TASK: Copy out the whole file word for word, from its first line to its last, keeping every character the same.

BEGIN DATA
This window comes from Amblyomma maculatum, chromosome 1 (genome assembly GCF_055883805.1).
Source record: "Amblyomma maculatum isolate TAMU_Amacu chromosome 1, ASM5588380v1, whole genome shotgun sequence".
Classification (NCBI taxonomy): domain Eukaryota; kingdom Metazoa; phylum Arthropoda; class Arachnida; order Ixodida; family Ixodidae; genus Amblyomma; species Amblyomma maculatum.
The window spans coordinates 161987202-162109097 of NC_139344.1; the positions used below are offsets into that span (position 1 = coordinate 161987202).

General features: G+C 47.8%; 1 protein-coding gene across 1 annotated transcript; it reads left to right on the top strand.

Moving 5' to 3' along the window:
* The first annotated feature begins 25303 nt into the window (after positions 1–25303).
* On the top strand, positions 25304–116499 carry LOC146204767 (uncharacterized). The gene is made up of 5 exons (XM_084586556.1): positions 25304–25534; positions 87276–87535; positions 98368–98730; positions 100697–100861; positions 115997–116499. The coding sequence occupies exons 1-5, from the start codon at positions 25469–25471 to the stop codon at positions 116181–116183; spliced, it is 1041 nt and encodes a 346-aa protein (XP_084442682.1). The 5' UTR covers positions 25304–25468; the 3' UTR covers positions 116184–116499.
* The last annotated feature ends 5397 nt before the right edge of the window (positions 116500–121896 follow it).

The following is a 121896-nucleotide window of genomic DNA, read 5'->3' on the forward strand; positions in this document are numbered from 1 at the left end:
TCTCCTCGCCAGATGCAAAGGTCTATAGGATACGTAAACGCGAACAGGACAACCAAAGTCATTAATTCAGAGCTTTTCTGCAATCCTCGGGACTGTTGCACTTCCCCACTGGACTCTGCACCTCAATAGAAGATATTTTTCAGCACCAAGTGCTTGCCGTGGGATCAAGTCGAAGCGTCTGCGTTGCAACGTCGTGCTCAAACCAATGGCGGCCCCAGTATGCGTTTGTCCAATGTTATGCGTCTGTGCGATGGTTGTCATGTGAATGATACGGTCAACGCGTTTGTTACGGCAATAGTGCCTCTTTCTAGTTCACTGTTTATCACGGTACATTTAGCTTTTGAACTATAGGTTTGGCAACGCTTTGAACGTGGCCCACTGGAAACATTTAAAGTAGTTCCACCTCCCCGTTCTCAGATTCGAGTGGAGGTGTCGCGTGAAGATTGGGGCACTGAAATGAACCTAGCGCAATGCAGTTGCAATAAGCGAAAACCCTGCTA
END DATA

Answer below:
This window comes from Amblyomma maculatum, chromosome 1 (genome assembly GCF_055883805.1).
Source record: "Amblyomma maculatum isolate TAMU_Amacu chromosome 1, ASM5588380v1, whole genome shotgun sequence".
Classification (NCBI taxonomy): domain Eukaryota; kingdom Metazoa; phylum Arthropoda; class Arachnida; order Ixodida; family Ixodidae; genus Amblyomma; species Amblyomma maculatum.
The window spans coordinates 161987202-162109097 of NC_139344.1; the positions used below are offsets into that span (position 1 = coordinate 161987202).

General features: G+C 47.8%; 1 protein-coding gene across 1 annotated transcript; it reads left to right on the top strand.

Moving 5' to 3' along the window:
* The first annotated feature begins 25303 nt into the window (after positions 1–25303).
* On the top strand, positions 25304–116499 carry LOC146204767 (uncharacterized). The gene is made up of 5 exons (XM_084586556.1): positions 25304–25534; positions 87276–87535; positions 98368–98730; positions 100697–100861; positions 115997–116499. The coding sequence occupies exons 1-5, from the start codon at positions 25469–25471 to the stop codon at positions 116181–116183; spliced, it is 1041 nt and encodes a 346-aa protein (XP_084442682.1). The 5' UTR covers positions 25304–25468; the 3' UTR covers positions 116184–116499.
* The last annotated feature ends 5397 nt before the right edge of the window (positions 116500–121896 follow it).

The following is a 121896-nucleotide window of genomic DNA, read 5'->3' on the forward strand; positions in this document are numbered from 1 at the left end:
TCTCCTCGCCAGATGCAAAGGTCTATAGGATACGTAAACGCGAACAGGACAACCAAAGTCATTAATTCAGAGCTTTTCTGCAATCCTCGGGACTGTTGCACTTCCCCACTGGACTCTGCACCTCAATAGAAGATATTTTTCAGCACCAAGTGCTTGCCGTGGGATCAAGTCGAAGCGTCTGCGTTGCAACGTCGTGCTCAAACCAATGGCGGCCCCAGTATGCGTTTGTCCAATGTTATGCGTCTGTGCGATGGTTGTCATGTGAATGATACGGTCAACGCGTTTGTTACGGCAATAGTGCCTCTTTCTAGTTCACTGTTTATCACGGTACATTTAGCTTTTGAACTATAGGTTTGGCAACGCTTTGAACGTGGCCCACTGGAAACATTTAAAGTAGTTCCACCTCCCCGTTCTCAGATTCGAGTGGAGGTGTCGCGTGAAGATTGGGGCACTGAAATGAACCTAGCGCAATGCAGTTGCAATAAGCGAAAACCCTGCTA